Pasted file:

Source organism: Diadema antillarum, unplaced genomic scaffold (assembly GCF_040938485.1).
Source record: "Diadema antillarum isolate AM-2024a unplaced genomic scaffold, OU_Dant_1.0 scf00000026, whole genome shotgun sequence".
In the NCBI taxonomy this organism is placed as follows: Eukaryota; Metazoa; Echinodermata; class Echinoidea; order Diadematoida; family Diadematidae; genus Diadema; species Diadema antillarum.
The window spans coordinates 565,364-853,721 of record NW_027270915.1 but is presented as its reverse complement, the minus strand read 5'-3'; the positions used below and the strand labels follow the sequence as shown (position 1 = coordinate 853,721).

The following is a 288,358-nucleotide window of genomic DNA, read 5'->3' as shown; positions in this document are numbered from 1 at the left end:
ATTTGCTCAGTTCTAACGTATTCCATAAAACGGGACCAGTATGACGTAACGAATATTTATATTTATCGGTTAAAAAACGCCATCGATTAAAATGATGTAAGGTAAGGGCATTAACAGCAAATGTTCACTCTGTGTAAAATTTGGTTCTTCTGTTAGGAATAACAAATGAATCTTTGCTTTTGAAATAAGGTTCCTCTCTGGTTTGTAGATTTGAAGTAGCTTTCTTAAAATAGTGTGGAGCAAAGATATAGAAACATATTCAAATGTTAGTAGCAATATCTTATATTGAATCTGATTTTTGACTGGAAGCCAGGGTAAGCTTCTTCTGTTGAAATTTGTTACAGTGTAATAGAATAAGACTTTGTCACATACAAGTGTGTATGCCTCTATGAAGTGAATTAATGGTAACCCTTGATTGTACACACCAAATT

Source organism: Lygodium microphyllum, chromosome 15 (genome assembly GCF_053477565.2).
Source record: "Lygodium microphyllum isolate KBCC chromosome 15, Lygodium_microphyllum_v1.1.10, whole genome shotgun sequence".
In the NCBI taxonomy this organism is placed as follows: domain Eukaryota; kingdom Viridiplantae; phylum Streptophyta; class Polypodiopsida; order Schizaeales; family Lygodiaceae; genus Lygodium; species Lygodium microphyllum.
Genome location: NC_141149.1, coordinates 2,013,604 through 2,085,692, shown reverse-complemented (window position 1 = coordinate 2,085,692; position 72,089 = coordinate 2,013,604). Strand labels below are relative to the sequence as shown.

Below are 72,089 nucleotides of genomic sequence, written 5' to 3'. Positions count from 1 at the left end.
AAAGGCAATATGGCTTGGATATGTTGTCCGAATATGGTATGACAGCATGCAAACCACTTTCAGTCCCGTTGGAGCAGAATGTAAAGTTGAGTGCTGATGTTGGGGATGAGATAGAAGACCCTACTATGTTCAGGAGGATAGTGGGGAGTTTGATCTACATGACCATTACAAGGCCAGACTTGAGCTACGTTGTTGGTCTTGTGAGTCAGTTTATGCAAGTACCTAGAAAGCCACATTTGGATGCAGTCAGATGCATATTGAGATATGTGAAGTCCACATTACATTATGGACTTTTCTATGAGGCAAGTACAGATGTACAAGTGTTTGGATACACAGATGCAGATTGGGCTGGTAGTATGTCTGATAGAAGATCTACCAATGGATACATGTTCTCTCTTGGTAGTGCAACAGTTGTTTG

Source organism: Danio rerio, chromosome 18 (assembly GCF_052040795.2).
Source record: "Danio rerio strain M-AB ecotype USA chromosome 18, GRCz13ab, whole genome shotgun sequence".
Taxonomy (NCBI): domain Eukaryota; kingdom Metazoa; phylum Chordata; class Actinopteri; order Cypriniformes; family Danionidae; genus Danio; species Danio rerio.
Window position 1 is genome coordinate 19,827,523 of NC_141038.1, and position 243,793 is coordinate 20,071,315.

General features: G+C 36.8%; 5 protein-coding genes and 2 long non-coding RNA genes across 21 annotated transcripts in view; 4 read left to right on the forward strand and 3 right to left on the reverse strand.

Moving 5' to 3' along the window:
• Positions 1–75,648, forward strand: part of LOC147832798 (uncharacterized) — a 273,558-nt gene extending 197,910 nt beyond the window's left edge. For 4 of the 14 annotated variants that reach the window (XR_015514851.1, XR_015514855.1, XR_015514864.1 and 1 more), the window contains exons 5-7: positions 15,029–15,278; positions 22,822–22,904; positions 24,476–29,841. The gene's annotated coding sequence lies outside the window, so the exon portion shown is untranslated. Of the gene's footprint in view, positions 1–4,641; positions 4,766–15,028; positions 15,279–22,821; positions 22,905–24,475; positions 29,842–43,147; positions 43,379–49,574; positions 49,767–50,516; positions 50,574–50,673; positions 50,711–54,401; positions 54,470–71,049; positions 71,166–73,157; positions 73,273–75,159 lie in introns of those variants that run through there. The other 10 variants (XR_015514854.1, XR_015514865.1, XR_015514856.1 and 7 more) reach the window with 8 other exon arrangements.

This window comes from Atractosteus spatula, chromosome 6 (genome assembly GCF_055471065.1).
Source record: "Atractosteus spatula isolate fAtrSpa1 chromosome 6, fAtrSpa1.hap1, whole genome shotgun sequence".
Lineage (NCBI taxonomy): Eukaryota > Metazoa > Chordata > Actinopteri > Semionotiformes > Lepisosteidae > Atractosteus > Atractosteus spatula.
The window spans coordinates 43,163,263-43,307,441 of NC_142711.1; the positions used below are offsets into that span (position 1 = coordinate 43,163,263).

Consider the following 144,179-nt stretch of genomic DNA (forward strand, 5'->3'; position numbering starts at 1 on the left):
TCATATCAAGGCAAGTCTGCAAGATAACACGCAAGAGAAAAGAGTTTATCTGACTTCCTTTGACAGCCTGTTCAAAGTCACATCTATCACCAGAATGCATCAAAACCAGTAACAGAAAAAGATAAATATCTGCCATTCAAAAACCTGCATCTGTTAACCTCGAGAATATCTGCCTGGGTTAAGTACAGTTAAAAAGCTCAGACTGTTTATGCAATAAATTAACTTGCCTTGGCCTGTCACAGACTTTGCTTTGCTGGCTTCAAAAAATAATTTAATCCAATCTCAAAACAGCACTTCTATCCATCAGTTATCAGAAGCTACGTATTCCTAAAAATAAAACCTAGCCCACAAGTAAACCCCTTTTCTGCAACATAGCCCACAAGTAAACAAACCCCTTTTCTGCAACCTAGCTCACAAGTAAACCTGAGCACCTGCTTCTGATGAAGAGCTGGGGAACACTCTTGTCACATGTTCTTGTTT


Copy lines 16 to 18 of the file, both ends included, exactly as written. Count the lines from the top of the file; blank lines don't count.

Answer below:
Window position 1 is genome coordinate 19,827,523 of NC_141038.1, and position 243,793 is coordinate 20,071,315.

General features: G+C 36.8%; 5 protein-coding genes and 2 long non-coding RNA genes across 21 annotated transcripts in view; 4 read left to right on the forward strand and 3 right to left on the reverse strand.

Moving 5' to 3' along the window: